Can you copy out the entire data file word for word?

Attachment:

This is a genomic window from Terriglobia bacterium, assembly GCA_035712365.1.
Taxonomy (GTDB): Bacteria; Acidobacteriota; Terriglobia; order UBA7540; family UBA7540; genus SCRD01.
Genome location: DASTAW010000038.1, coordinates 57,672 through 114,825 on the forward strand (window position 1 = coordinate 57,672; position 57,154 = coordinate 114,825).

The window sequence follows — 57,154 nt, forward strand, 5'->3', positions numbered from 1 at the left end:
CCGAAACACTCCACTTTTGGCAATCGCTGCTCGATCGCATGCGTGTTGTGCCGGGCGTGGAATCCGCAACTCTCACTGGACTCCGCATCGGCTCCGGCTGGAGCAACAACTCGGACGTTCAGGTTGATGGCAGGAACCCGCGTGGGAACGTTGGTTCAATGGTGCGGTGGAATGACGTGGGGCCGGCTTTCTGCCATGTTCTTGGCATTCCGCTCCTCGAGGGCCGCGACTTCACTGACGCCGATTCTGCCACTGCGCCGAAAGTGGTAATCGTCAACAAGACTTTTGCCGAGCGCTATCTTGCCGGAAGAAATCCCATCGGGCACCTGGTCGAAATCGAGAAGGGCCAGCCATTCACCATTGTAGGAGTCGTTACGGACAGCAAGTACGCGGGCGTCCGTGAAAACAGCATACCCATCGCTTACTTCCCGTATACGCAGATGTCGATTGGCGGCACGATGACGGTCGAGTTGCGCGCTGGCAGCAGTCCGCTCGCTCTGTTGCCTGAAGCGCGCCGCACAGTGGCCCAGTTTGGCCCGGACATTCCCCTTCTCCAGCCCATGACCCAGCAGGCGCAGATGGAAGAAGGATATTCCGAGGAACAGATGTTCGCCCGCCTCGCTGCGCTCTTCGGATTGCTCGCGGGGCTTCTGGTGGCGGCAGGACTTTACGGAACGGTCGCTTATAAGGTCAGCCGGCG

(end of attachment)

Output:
This is a genomic window from Terriglobia bacterium, assembly GCA_035712365.1.
Taxonomy (GTDB): Bacteria; Acidobacteriota; Terriglobia; order UBA7540; family UBA7540; genus SCRD01.
Genome location: DASTAW010000038.1, coordinates 57,672 through 114,825 on the forward strand (window position 1 = coordinate 57,672; position 57,154 = coordinate 114,825).

The window sequence follows — 57,154 nt, forward strand, 5'->3', positions numbered from 1 at the left end:
CCGAAACACTCCACTTTTGGCAATCGCTGCTCGATCGCATGCGTGTTGTGCCGGGCGTGGAATCCGCAACTCTCACTGGACTCCGCATCGGCTCCGGCTGGAGCAACAACTCGGACGTTCAGGTTGATGGCAGGAACCCGCGTGGGAACGTTGGTTCAATGGTGCGGTGGAATGACGTGGGGCCGGCTTTCTGCCATGTTCTTGGCATTCCGCTCCTCGAGGGCCGCGACTTCACTGACGCCGATTCTGCCACTGCGCCGAAAGTGGTAATCGTCAACAAGACTTTTGCCGAGCGCTATCTTGCCGGAAGAAATCCCATCGGGCACCTGGTCGAAATCGAGAAGGGCCAGCCATTCACCATTGTAGGAGTCGTTACGGACAGCAAGTACGCGGGCGTCCGTGAAAACAGCATACCCATCGCTTACTTCCCGTATACGCAGATGTCGATTGGCGGCACGATGACGGTCGAGTTGCGCGCTGGCAGCAGTCCGCTCGCTCTGTTGCCTGAAGCGCGCCGCACAGTGGCCCAGTTTGGCCCGGACATTCCCCTTCTCCAGCCCATGACCCAGCAGGCGCAGATGGAAGAAGGATATTCCGAGGAACAGATGTTCGCCCGCCTCGCTGCGCTCTTCGGATTGCTCGCGGGGCTTCTGGTGGCGGCAGGACTTTACGGAACGGTCGCTTATAAGGTCAGCCGGCG